Illness and disease or sickness. Also servants, or anyone who works for you, such as a plumber, electrician or anyone in your employ. Pets and small animals, traditionally considered smaller than a goat (larger animals are twelfth house). Work & work environment. People with whom you work together in some kind of agreement.
The Seventh House
Marriage, partners and partnerships - both business and personal. Competitors and opponents of all kinds. It is the house of open enemies, by which it is meant enemies that you are aware of. Hidden enemies are the twelfth house. If no other house suffices, use the seventh house to represent 'any old person'.
The Eighth House
Death, fears, anxiety. It is also commonly used to "the house of other people's money" . (see 'Turning the chart' below).
The Ninth House
Long distance travel, or, travel to unknown or 'exotic' locations. Foreigners and foreign lands. Universities and students of any subject of higher education such as doctors, lawyers, priests and astrologers. Visions, dreams and religion, as well as churches and philosophies. Books. Pilgrimages or journeys for spiritual or religious reasons.
The Tenth House
Career and persons of authority. Heads of state, the government generally, judges and royalty. It is also commonly used to indicate the property belonging to the partner or opponent (see 'Turning the chart' below).
The Eleventh House
Friendships or groups. Wishes, hopes and aspirations. It is considered the house of 'Good Fortune'. Most people know this as the house of friends and acquaintances. (see 'Turning the chart' below).
The Twelfth House
Secrets, hidden motives and enemies, captivity, imprisonment and self-undoing. Things not yet known to the querent. Any form of non-voluntary bondage or captivity, monasteries, being voluntary and religious are ninth house. Magick, Witchcraft or any manner of secretly undermining the querent.

Turning the chart

In addition, houses may gain extra meaning by way of 'turning the chart'. If you know that the fourth house relates to the father, and that the third house relates to siblings, you can turn the chart to get the father's sibling by taking the third house (siblings) from the fourth house (father), in other words, by counting three houses from the fourth. In this manner the sixth house (third from the fourth), in addition to its natural meaning, may also be used for any brothers and sisters of the father. In a horary question about, for example, your aunt or uncle, it would make sense to turn the chart and use the sixth house if it is your father's brother or sister, or, alternatively, to use the twelfth house (third from tenth) if it is your mother's brother or sister. Turned houses are called derived houses, as opposed to the normal radical houses. If you doubt whether the fourth or the tenth house represents the father, you can ask a horary question: Which house represents the father in horary? Look closely at the moon (co-significator of You), first (You), fourth and tenth house rulers. This will give you an answer that will work for you.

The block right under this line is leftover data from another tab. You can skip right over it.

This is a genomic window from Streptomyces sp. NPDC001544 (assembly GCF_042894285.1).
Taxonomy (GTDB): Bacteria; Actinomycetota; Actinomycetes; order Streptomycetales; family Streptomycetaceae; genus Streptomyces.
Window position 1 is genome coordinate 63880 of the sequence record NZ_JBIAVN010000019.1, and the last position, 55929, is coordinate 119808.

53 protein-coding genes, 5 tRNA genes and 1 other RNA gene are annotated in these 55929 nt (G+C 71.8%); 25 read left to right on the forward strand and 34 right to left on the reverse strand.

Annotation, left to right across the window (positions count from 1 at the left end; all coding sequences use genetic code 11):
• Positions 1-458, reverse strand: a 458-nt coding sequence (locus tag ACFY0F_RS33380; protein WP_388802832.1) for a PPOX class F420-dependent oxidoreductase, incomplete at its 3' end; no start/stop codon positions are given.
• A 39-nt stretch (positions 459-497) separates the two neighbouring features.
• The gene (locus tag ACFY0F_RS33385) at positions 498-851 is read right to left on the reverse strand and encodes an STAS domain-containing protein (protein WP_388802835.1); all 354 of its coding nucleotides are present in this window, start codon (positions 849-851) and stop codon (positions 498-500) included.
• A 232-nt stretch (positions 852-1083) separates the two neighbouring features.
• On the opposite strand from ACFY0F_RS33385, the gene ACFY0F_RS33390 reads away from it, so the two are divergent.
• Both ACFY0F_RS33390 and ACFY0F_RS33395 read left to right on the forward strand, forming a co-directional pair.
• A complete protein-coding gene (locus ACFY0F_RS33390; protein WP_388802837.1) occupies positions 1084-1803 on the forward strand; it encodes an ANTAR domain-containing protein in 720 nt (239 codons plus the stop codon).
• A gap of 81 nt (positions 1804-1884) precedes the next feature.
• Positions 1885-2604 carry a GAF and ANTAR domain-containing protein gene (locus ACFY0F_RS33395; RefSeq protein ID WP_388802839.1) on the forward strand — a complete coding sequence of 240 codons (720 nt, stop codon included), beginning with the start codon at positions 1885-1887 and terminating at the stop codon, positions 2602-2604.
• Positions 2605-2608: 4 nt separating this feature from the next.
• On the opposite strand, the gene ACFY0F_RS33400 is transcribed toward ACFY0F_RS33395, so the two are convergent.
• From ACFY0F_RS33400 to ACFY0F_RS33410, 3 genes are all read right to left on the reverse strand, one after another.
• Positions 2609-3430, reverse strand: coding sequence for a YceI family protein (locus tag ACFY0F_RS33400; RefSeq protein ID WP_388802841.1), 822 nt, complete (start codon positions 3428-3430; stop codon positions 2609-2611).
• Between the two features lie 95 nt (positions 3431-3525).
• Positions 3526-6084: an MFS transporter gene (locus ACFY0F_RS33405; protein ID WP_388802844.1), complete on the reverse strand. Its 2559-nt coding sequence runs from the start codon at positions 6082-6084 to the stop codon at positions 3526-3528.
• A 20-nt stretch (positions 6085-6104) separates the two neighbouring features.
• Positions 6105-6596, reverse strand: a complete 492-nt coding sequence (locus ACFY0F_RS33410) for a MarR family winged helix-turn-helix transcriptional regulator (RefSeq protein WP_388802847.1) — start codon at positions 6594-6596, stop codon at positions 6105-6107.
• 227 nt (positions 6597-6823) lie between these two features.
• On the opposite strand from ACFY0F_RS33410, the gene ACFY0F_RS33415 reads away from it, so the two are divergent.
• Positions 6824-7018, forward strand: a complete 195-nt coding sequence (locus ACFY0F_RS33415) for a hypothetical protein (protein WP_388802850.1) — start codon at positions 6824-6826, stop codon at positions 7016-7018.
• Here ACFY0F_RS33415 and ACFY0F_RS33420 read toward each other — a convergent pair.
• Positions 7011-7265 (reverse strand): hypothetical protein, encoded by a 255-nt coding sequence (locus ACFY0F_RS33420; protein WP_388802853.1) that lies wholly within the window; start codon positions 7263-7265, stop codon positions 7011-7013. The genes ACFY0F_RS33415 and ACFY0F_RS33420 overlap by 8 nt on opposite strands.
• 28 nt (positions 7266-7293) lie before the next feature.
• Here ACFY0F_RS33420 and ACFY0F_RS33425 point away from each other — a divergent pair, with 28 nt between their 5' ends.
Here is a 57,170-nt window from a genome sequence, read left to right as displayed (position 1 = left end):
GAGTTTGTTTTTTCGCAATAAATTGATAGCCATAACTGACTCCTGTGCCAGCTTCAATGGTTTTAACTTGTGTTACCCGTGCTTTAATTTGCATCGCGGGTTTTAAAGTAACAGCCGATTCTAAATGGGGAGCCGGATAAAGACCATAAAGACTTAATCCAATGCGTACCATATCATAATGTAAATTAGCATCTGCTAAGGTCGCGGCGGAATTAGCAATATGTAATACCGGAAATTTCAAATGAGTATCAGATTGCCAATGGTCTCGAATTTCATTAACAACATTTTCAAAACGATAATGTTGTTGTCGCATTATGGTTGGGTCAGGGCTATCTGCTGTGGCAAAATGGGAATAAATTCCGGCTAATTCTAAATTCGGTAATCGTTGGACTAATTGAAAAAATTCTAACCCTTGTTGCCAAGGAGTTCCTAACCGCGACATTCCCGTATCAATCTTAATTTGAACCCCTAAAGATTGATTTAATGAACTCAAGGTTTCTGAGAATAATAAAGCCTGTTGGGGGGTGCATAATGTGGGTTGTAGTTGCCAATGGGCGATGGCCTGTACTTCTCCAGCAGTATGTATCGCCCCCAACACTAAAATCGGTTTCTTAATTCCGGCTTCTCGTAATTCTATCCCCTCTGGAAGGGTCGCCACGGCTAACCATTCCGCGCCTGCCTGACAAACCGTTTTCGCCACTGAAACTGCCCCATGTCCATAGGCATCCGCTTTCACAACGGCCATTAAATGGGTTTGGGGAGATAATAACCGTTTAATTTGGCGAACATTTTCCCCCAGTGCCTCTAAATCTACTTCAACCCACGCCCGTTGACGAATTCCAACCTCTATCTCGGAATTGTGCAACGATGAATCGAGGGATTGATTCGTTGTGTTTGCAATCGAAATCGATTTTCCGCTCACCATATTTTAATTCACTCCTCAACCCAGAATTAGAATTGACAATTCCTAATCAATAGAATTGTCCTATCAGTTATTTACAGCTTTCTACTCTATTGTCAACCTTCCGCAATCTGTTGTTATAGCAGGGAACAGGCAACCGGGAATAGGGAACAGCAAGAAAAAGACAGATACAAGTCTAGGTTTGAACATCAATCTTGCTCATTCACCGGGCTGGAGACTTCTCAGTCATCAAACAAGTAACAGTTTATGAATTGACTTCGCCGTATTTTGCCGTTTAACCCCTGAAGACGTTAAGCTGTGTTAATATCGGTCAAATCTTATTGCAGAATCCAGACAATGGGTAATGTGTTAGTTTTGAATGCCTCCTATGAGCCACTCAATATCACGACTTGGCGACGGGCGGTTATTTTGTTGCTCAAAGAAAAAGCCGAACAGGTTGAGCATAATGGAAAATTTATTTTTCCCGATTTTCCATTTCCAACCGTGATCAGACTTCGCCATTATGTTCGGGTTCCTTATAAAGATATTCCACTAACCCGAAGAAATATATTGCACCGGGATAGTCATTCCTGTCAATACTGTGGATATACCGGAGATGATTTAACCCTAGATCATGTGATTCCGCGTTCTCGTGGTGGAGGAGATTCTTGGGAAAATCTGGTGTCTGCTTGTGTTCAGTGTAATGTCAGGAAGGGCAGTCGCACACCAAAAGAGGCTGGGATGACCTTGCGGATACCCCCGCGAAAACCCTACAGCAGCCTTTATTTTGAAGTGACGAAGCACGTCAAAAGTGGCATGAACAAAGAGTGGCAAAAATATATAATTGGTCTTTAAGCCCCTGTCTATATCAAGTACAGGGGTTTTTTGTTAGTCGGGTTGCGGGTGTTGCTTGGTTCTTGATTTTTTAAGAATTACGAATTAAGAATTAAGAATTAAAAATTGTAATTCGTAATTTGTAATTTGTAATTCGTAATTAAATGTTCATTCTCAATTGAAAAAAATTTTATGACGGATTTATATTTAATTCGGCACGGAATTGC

Fundamental to horary astrology is the concept of planetary dignity and reception. Strength is found in two forms, essential and accidental. Essential refers to the quality of a planet at a particular degree of the zodiac and its ability to express its inherent nature. Accidental fortitudes refer to the circumstances in which the planet "finds itself". That is, if the planet is in a traditionally bad house (6th, 8th, or 12th) in the chart, if it is retrograde, aspected by malefic planet (Saturn or Mars), combust, etc., then it is considered an accidental debility and circumstantially hindered.

Reception refers to how each planet in a horary question chart "view" or "receive'" each other, either favourably, unfavourably, or somewhere in between. If Mars is in Taurus, and Venus is in Scorpio, then each of the planets is in the sign the other planet rules. (Venus is ruler of Taurus, Mars of Scorpio.) This is called mutual reception by rulership, and although each planet is in its detriment, it nevertheless receives the other planet favourably. In some horary questions, a thorough understanding of receptions (and the above example skims the surface of this topic) is required to delineate the interplay of how the various significators view each other what sort of attitudes are taking place in the area of the question.

See also


  • William Lilly (1602-1681) Christian Astrology, An Introduction to Astrology, 1647, Astrology Classics 2004
  • Marc Edmund Jones: Problem Solving by Horary Astrology, David Mc Kay, 1946
  • Derek Appleby: Horary Astrology R. Reginald/Borgo Press, 1986